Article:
Hold on to Me Darling
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Hold on to Me Darling: Theater review by David Cote
Among the classic motifs of a country & western song are lost love, patriotic pride, Mama, dogs and loneliness as wide as the prairie. For his sixth play since This Is Our Youth, Kenneth Lonergan omits the pooches but includes the rest—and then some—for a scruffy, shaggy and touchingly earnest portrait of celebrity in free fall. A pilgrim’s progress for a Garth Brooks–like megastar, Hold on to Me Darling is the Lonergan we’ve always loved: poet laureate of verbose losers, this time with a Tennessee drawl.
Music icon and film star Strings McCrane (Timothy Olyphant, pure snaky charm and carrying every scene) has just learned that his mother has died, and he’s in meltdown. Grieving and fretting in a Kansas City, Missouri, hotel suite and AWOL from a movie shoot, Strings gets no solace from his servile assistant, Jimmy (Keith Nobbs), or even from a rubdown by nervous masseuse and fan Nancy (Jenn Lyon). A heartfelt conversation with Nancy follows, and before long, the seminude Strings is strumming his guitar and kissing the stranger. His mother’s funeral, more romantic feints and wildly ill-advised career moves follow as Lonergan sends his pampered, discontented hero into a comic labyrinth to make something good out of his life. C.J. Wilson steals his scenes with dry, earthy aplomb, as Strings’s straight-talking, piss-taking brother. And as a distant cousin who attracts Strings’s attention, Adelaide Clemens mixes primness and passion to touching effect.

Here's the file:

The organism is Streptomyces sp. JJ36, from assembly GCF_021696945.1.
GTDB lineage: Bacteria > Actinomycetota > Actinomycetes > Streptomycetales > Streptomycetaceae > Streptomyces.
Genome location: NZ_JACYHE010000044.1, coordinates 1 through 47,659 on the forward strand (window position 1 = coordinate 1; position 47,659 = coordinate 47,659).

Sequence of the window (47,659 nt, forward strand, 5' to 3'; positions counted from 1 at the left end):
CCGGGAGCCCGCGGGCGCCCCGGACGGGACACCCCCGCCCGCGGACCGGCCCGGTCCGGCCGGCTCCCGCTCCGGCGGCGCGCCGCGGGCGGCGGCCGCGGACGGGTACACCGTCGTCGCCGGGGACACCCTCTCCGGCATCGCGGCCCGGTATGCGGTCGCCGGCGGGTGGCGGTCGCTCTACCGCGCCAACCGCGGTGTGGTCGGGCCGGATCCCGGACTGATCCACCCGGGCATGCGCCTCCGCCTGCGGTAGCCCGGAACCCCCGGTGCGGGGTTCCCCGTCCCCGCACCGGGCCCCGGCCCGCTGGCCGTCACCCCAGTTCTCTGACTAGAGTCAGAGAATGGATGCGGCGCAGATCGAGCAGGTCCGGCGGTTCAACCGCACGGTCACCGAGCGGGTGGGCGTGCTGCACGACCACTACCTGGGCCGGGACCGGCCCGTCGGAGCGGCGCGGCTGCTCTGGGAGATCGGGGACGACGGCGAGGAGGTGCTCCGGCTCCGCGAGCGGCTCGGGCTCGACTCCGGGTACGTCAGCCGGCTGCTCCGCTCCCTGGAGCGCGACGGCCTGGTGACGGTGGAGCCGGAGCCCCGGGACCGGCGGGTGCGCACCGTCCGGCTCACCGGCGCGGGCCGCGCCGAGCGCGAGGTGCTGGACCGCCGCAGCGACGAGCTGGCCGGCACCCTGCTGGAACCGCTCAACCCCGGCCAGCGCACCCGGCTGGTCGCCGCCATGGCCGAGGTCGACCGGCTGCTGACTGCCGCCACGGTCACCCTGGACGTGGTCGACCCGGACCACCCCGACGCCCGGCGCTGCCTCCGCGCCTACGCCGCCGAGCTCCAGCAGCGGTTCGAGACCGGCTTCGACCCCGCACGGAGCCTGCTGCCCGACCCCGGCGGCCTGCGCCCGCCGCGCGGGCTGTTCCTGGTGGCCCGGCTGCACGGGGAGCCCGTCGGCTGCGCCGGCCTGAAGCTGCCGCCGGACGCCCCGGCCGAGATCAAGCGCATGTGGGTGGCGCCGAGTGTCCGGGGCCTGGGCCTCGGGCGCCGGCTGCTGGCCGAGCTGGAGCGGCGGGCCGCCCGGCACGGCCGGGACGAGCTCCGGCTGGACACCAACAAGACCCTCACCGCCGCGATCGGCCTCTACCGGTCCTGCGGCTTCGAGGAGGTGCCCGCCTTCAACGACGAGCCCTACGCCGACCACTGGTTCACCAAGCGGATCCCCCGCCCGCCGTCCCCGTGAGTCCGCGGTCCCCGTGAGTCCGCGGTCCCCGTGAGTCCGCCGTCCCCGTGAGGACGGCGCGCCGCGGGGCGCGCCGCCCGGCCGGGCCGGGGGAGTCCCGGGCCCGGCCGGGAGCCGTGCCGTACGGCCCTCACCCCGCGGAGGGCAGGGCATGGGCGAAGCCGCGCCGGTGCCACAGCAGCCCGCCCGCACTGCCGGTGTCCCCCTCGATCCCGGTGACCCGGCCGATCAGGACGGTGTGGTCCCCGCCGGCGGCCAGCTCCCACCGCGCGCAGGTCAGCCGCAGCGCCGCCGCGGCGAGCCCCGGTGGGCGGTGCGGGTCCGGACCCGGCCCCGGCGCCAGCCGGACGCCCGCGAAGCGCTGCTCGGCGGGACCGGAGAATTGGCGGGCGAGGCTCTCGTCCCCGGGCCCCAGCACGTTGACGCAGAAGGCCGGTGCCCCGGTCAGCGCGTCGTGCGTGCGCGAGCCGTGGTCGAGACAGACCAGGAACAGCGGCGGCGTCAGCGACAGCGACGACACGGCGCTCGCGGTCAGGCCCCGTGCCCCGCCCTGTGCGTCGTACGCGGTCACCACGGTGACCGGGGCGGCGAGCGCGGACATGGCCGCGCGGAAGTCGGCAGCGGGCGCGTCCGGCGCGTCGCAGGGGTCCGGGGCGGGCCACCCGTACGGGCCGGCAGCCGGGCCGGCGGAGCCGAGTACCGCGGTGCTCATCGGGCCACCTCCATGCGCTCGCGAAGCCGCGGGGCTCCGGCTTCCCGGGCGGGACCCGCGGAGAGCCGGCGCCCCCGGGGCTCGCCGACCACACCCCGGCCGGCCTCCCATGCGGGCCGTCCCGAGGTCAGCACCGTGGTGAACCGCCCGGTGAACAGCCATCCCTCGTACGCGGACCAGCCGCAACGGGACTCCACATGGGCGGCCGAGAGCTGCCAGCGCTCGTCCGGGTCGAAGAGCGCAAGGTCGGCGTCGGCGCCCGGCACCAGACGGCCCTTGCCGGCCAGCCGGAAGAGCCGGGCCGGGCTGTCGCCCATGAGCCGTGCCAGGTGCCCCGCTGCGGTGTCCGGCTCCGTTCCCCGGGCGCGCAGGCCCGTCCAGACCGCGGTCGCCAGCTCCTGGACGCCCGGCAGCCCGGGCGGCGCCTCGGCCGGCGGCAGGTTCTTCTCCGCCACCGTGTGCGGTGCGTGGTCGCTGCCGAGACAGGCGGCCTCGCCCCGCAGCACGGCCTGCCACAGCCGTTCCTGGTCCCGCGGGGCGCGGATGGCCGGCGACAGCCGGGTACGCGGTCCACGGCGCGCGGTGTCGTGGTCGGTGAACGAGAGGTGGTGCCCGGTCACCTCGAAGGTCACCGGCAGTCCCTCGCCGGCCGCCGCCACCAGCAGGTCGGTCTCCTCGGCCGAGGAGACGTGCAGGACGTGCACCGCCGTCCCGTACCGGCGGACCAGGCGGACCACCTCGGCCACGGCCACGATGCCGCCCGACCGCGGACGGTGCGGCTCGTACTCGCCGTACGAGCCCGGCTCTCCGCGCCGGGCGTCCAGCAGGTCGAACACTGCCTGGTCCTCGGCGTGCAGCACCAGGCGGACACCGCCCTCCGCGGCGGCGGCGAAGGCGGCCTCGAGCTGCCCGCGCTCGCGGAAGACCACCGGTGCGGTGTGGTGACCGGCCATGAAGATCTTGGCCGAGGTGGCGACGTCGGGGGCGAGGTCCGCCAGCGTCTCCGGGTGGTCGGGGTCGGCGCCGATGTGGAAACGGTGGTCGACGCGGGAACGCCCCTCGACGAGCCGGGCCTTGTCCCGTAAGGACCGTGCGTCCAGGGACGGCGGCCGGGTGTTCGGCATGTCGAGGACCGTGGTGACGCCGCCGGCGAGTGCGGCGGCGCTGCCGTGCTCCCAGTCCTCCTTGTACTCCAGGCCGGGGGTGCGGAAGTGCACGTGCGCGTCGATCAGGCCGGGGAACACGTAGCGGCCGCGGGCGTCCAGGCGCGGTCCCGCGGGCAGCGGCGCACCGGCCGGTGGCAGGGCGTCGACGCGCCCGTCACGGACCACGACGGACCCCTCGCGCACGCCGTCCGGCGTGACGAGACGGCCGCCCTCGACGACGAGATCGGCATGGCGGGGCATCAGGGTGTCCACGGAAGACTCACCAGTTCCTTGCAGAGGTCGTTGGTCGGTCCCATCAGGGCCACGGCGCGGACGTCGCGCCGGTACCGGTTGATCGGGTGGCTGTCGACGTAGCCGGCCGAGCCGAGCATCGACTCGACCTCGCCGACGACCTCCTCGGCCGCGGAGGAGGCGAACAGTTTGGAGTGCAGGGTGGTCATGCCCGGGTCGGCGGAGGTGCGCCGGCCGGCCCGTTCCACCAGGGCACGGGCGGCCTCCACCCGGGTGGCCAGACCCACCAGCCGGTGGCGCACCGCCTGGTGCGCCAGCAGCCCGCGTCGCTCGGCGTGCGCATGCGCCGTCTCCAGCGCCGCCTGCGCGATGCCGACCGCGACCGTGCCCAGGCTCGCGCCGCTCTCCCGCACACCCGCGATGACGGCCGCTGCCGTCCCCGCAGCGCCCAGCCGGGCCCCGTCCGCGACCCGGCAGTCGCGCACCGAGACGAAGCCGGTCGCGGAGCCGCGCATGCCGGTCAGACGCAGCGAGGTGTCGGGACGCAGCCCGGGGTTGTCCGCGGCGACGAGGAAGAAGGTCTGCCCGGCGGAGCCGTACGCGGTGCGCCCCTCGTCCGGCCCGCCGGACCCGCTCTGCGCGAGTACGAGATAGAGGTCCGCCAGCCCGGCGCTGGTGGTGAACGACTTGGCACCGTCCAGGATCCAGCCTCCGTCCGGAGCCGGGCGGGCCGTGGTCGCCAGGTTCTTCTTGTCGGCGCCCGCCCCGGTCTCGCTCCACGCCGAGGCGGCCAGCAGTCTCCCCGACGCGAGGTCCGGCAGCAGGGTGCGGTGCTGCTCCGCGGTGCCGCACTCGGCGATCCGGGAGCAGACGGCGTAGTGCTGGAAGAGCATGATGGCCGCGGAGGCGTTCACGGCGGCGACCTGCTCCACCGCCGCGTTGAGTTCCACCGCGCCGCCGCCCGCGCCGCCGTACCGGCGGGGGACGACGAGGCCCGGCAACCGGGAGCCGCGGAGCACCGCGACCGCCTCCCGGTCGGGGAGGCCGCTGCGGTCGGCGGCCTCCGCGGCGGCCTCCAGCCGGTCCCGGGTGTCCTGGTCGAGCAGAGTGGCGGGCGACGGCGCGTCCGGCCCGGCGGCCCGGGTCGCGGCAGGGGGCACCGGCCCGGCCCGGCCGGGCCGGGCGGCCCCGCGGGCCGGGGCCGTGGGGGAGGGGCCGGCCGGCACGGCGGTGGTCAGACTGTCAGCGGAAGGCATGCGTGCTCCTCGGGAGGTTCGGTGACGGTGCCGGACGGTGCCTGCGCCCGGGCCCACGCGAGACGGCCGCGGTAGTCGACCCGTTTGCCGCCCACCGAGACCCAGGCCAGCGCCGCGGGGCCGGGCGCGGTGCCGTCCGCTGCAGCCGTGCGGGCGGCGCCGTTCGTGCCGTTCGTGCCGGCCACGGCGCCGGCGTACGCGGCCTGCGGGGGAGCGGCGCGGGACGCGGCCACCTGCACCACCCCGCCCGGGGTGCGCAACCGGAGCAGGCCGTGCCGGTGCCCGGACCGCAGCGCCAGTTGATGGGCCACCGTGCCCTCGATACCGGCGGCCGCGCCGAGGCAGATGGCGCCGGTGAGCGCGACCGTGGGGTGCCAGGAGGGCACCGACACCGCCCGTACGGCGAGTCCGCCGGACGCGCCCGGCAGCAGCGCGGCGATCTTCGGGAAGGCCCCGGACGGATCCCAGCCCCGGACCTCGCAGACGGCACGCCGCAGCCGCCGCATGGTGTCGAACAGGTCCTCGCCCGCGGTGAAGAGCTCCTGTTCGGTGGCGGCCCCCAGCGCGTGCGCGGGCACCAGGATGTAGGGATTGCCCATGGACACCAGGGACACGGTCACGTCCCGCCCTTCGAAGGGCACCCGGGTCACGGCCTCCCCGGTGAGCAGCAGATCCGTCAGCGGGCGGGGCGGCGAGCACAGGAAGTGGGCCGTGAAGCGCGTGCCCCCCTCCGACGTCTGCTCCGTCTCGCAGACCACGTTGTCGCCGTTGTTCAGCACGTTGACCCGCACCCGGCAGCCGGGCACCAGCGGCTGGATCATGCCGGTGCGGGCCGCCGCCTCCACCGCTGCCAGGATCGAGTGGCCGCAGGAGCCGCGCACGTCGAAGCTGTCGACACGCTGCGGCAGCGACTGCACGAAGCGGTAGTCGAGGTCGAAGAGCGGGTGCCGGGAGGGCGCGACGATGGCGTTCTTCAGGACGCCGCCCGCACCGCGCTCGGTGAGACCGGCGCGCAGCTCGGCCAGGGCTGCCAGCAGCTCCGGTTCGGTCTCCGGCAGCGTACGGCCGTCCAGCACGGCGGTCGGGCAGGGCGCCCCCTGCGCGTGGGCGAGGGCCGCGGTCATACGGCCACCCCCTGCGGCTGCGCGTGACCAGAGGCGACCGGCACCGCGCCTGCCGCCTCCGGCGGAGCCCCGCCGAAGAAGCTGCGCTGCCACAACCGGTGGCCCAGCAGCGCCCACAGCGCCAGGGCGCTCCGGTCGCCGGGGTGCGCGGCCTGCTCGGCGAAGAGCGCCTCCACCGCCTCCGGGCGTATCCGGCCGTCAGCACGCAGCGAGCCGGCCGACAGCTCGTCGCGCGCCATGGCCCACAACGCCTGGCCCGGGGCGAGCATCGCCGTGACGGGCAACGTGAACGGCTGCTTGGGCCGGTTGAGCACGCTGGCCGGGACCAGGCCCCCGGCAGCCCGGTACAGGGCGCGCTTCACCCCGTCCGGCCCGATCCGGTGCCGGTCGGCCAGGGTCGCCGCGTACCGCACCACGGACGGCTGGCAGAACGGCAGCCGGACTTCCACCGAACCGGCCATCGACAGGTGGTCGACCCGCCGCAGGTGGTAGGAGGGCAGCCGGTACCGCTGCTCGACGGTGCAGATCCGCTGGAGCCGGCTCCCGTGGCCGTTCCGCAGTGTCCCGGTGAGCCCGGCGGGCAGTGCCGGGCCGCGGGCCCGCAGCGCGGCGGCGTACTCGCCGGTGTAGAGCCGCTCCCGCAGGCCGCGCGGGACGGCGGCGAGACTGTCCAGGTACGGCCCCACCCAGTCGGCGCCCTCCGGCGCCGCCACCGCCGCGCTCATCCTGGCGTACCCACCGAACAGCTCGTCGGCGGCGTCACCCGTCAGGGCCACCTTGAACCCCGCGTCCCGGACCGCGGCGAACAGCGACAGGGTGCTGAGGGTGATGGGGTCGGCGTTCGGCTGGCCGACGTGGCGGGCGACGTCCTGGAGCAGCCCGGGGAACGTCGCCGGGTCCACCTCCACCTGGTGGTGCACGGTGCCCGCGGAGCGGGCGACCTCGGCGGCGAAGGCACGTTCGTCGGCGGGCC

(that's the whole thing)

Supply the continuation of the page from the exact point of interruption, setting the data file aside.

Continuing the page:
Running close to three hours, Hold on to Me Darling is almost defiantly overwritten and leisurely in its handling of character and plot. With any other writer, you might tire of these selfish, ethically awkward folks, wobbling between caricature and sudden depth. But even when Lonergan’s not sure of the way, he’s so damn fun to follow. His dialogue is sharp and funny, and his characters slip easy judgment (Nancy is more than a gold digger; Jimmy’s more dangerous than a lapdog). Even when he introduces a major character two-and-a-half hours in, you watch and listen.
Neil Pepe’s perfectly balanced production on a revolving set by Walt Spangler makes virtues of the script’s woolier byways, and he gets rich, firmly grounded work from the ensemble. Strung out though you may feel, you won’t want to let go.—David Cote
Atlantic Theater Company (Off Broadway). By Kenneth Lonergan. Directed by Neil Pepe. With Adelaide Clemens, Jonathan Hogan, Jenn Lyon, Keith Nobbs, Timothy Olyphant and C.J. Wilson. Running time: 2hrs 50mins. One intermission.
Follow David Cote on Twitter: @davidcote